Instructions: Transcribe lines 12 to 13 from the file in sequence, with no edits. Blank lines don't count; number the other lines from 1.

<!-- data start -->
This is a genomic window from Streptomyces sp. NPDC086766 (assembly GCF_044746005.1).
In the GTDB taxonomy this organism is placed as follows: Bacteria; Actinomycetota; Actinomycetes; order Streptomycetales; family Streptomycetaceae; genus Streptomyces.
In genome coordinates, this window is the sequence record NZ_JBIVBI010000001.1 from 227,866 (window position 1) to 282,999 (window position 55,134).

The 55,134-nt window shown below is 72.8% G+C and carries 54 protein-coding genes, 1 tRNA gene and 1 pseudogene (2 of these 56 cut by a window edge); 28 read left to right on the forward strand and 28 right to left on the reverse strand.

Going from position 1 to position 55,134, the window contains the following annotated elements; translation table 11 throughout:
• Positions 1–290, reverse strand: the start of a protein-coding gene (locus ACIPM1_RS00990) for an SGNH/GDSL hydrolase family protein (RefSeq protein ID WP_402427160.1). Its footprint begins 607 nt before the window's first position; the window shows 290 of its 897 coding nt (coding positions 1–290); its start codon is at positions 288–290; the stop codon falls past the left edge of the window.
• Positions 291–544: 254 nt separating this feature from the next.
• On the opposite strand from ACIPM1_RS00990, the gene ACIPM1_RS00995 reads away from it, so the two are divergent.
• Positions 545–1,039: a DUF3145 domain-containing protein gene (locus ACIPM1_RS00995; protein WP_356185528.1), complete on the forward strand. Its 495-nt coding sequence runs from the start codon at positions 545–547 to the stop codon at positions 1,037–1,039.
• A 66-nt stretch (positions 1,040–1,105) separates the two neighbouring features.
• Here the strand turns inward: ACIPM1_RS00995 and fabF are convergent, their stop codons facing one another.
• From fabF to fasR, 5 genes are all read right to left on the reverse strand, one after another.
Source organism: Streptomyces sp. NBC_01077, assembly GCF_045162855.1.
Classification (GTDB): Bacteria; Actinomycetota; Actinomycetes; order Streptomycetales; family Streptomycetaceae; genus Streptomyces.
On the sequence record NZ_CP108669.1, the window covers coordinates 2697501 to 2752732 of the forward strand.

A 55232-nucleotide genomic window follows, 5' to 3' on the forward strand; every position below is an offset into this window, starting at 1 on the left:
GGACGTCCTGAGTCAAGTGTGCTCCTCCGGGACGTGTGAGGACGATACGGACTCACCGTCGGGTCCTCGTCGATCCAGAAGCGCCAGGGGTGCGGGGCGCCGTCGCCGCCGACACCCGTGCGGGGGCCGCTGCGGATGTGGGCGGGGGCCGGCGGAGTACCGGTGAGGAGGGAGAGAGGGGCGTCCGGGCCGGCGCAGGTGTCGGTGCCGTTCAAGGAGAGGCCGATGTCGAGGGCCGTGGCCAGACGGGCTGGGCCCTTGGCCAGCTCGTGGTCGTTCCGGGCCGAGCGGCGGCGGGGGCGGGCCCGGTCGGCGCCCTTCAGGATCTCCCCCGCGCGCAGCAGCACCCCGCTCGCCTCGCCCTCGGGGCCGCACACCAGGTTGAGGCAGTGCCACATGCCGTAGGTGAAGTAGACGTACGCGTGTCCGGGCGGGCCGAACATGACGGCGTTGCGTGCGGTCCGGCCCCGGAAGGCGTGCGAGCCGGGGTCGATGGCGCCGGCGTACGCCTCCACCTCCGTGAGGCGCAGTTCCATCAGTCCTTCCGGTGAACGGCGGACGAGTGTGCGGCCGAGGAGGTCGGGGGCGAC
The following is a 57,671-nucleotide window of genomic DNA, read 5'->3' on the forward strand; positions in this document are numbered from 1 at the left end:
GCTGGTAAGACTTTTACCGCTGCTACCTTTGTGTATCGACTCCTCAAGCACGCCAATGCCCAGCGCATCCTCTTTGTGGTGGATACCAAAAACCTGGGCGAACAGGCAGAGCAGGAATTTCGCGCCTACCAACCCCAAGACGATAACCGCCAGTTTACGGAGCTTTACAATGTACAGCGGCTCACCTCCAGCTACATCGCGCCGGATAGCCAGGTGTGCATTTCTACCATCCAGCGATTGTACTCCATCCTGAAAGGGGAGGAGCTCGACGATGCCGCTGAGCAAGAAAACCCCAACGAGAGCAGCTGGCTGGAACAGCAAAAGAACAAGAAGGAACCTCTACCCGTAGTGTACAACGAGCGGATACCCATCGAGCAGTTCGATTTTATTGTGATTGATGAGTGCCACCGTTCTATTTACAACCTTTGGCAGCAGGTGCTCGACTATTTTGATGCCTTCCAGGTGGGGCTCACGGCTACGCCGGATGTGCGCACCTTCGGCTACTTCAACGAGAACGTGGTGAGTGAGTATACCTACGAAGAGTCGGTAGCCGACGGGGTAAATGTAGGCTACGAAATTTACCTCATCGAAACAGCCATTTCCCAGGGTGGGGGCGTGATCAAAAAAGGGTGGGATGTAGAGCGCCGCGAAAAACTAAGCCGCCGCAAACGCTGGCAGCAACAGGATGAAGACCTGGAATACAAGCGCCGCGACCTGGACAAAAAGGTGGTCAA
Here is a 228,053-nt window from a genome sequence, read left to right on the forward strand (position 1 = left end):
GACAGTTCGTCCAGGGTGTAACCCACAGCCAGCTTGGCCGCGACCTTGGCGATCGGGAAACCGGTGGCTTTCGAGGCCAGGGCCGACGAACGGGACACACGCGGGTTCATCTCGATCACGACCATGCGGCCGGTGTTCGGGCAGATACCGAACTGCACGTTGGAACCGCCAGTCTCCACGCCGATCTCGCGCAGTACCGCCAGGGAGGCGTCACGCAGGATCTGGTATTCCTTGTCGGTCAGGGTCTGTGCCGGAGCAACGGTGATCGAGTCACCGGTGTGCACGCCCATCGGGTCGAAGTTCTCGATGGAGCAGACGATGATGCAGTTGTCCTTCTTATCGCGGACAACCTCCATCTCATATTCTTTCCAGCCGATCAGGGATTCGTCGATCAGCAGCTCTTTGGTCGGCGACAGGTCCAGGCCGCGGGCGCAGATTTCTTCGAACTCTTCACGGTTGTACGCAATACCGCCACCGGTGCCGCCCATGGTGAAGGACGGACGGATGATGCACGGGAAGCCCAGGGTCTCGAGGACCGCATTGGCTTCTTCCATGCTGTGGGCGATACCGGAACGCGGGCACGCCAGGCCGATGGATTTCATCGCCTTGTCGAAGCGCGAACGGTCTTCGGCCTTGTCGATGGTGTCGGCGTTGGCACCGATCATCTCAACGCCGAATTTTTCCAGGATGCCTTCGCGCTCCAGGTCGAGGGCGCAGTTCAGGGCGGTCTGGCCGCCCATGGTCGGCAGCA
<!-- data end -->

• From fabF to fasR, 5 genes are all read right to left on the reverse strand, one after another.
Source organism: Streptomyces sp. NBC_01077, assembly GCF_045162855.1.